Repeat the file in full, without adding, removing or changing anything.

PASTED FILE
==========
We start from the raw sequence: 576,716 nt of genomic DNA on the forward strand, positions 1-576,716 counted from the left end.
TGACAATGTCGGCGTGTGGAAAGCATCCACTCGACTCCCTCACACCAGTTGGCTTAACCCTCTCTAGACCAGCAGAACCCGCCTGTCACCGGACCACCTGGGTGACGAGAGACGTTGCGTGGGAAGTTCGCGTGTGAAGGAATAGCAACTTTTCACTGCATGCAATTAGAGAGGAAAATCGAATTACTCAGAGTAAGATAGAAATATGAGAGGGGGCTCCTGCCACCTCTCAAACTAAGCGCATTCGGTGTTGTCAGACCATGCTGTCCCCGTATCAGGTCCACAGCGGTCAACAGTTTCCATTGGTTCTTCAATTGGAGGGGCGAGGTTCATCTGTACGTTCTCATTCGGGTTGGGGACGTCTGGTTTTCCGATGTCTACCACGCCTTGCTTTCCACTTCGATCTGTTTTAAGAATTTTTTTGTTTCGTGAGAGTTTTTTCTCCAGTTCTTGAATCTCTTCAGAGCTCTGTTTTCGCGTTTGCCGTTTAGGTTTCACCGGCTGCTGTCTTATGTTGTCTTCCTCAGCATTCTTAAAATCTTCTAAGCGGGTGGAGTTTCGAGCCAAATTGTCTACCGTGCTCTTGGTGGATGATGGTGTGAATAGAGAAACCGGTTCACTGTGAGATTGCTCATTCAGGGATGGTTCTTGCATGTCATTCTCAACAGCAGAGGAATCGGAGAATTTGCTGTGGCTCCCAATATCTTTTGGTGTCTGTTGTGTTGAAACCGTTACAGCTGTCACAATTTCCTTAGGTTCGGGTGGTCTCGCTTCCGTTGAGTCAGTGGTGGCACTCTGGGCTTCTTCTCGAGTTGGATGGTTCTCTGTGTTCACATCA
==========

We start from the raw sequence: 576,716 nt of genomic DNA on the forward strand, positions 1-576,716 counted from the left end.
TGACAATGTCGGCGTGTGGAAAGCATCCACTCGACTCCCTCACACCAGTTGGCTTAACCCTCTCTAGACCAGCAGAACCCGCCTGTCACCGGACCACCTGGGTGACGAGAGACGTTGCGTGGGAAGTTCGCGTGTGAAGGAATAGCAACTTTTCACTGCATGCAATTAGAGAGGAAAATCGAATTACTCAGAGTAAGATAGAAATATGAGAGGGGGCTCCTGCCACCTCTCAAACTAAGCGCATTCGGTGTTGTCAGACCATGCTGTCCCCGTATCAGGTCCACAGCGGTCAACAGTTTCCATTGGTTCTTCAATTGGAGGGGCGAGGTTCATCTGTACGTTCTCATTCGGGTTGGGGACGTCTGGTTTTCCGATGTCTACCACGCCTTGCTTTCCACTTCGATCTGTTTTAAGAATTTTTTTGTTTCGTGAGAGTTTTTTCTCCAGTTCTTGAATCTCTTCAGAGCTCTGTTTTCGCGTTTGCCGTTTAGGTTTCACCGGCTGCTGTCTTATGTTGTCTTCCTCAGCATTCTTAAAATCTTCTAAGCGGGTGGAGTTTCGAGCCAAATTGTCTACCGTGCTCTTGGTGGATGATGGTGTGAATAGAGAAACCGGTTCACTGTGAGATTGCTCATTCAGGGATGGTTCTTGCATGTCATTCTCAACAGCAGAGGAATCGGAGAATTTGCTGTGGCTCCCAATATCTTTTGGTGTCTGTTGTGTTGAAACCGTTACAGCTGTCACAATTTCCTTAGGTTCGGGTGGTCTCGCTTCCGTTGAGTCAGTGGTGGCACTCTGGGCTTCTTCTCGAGTTGGATGGTTCTCTGTGTTCACATCA